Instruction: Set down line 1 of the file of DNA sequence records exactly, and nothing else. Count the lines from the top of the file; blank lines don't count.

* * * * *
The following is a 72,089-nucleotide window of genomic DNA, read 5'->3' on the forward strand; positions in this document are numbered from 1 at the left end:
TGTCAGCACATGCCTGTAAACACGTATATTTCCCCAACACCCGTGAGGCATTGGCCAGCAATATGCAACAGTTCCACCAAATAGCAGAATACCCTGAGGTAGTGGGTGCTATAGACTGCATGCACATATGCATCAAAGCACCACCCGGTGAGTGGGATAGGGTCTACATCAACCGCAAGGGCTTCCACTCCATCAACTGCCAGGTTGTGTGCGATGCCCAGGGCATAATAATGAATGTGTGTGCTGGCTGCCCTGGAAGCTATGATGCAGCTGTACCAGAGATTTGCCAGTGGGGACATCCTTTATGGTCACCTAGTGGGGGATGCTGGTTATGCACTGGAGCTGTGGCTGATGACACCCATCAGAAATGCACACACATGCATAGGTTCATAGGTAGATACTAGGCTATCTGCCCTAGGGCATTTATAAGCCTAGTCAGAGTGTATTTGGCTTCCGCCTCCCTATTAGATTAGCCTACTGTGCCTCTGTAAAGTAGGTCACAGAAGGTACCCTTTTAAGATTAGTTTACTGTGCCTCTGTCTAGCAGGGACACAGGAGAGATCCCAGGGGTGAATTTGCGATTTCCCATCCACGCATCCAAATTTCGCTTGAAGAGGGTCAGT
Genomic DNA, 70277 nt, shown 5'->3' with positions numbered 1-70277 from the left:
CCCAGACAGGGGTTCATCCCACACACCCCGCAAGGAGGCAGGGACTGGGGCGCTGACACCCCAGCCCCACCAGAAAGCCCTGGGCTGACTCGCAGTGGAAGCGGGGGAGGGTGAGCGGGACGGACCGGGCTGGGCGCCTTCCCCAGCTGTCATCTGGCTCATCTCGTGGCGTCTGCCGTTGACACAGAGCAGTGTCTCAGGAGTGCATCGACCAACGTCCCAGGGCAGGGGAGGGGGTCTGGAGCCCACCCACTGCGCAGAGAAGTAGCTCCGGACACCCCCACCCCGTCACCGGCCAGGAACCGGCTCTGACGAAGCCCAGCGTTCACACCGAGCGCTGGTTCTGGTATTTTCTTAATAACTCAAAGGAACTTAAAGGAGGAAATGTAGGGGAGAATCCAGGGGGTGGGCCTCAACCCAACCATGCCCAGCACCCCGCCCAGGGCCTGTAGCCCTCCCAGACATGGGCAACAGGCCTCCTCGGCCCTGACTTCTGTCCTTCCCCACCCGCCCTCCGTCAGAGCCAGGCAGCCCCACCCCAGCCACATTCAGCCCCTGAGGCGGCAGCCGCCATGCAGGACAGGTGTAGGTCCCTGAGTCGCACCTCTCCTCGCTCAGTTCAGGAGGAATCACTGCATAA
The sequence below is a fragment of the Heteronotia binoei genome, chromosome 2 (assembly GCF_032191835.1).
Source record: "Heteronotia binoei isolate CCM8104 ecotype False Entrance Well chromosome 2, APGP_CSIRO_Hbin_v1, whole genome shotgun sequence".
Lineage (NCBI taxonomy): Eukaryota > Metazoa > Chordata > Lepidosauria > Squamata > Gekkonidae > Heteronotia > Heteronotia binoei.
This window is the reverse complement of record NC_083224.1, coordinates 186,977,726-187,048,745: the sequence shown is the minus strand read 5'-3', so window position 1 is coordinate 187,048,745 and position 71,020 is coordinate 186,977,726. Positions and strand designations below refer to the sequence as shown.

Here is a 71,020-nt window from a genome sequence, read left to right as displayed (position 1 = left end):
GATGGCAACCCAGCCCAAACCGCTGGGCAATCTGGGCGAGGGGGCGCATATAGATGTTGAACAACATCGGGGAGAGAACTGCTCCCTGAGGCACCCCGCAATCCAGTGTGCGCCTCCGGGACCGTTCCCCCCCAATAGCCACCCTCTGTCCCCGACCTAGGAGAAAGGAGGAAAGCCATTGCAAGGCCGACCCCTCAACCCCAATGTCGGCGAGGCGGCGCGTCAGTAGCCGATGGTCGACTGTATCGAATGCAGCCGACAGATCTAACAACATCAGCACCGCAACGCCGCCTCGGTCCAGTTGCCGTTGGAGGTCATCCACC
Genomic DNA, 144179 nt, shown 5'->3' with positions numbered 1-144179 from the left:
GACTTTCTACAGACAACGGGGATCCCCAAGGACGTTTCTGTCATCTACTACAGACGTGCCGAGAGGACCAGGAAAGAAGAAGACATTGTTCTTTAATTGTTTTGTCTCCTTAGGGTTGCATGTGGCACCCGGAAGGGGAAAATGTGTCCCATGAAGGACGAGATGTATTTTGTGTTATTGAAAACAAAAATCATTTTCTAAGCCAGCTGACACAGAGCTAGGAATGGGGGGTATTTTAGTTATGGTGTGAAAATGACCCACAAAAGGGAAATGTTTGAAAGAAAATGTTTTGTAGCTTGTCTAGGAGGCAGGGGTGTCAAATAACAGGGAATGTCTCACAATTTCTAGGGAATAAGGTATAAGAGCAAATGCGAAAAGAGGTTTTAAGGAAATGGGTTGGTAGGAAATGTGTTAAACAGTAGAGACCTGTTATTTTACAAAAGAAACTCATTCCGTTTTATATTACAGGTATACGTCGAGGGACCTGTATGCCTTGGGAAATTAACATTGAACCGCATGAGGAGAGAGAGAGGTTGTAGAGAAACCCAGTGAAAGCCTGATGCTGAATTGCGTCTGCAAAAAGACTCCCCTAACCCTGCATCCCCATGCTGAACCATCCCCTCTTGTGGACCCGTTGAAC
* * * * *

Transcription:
The following is a 72,089-nucleotide window of genomic DNA, read 5'->3' on the forward strand; positions in this document are numbered from 1 at the left end: